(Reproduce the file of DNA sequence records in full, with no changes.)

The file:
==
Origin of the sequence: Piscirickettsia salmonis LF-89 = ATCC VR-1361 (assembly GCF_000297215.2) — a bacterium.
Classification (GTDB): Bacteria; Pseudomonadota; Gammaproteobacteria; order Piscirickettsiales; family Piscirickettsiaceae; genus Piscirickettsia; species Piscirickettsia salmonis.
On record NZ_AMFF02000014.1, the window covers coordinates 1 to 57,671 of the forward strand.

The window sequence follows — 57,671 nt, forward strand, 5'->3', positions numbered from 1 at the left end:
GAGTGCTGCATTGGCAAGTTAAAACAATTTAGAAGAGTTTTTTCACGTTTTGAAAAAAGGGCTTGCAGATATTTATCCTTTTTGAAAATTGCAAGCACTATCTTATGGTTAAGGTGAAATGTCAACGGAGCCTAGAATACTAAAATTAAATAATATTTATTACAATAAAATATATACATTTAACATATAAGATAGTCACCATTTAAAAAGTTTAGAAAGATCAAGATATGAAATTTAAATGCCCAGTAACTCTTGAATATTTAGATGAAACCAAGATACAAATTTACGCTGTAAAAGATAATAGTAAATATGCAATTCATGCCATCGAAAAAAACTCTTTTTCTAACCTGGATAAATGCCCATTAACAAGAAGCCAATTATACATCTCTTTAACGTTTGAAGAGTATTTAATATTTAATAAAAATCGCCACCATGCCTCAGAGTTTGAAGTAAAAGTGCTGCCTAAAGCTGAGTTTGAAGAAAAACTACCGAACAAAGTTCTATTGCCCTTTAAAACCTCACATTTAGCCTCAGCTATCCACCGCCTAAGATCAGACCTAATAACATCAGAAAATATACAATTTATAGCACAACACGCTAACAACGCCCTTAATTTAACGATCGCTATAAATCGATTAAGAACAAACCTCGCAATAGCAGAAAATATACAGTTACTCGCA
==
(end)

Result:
Origin of the sequence: Piscirickettsia salmonis LF-89 = ATCC VR-1361 (assembly GCF_000297215.2) — a bacterium.
Classification (GTDB): Bacteria; Pseudomonadota; Gammaproteobacteria; order Piscirickettsiales; family Piscirickettsiaceae; genus Piscirickettsia; species Piscirickettsia salmonis.
On record NZ_AMFF02000014.1, the window covers coordinates 1 to 57,671 of the forward strand.

The window sequence follows — 57,671 nt, forward strand, 5'->3', positions numbered from 1 at the left end:
GAGTGCTGCATTGGCAAGTTAAAACAATTTAGAAGAGTTTTTTCACGTTTTGAAAAAAGGGCTTGCAGATATTTATCCTTTTTGAAAATTGCAAGCACTATCTTATGGTTAAGGTGAAATGTCAACGGAGCCTAGAATACTAAAATTAAATAATATTTATTACAATAAAATATATACATTTAACATATAAGATAGTCACCATTTAAAAAGTTTAGAAAGATCAAGATATGAAATTTAAATGCCCAGTAACTCTTGAATATTTAGATGAAACCAAGATACAAATTTACGCTGTAAAAGATAATAGTAAATATGCAATTCATGCCATCGAAAAAAACTCTTTTTCTAACCTGGATAAATGCCCATTAACAAGAAGCCAATTATACATCTCTTTAACGTTTGAAGAGTATTTAATATTTAATAAAAATCGCCACCATGCCTCAGAGTTTGAAGTAAAAGTGCTGCCTAAAGCTGAGTTTGAAGAAAAACTACCGAACAAAGTTCTATTGCCCTTTAAAACCTCACATTTAGCCTCAGCTATCCACCGCCTAAGATCAGACCTAATAACATCAGAAAATATACAATTTATAGCACAACACGCTAACAACGCCCTTAATTTAACGATCGCTATAAATCGATTAAGAACAAACCTCGCAATAGCAGAAAATATACAGTTACTCGCA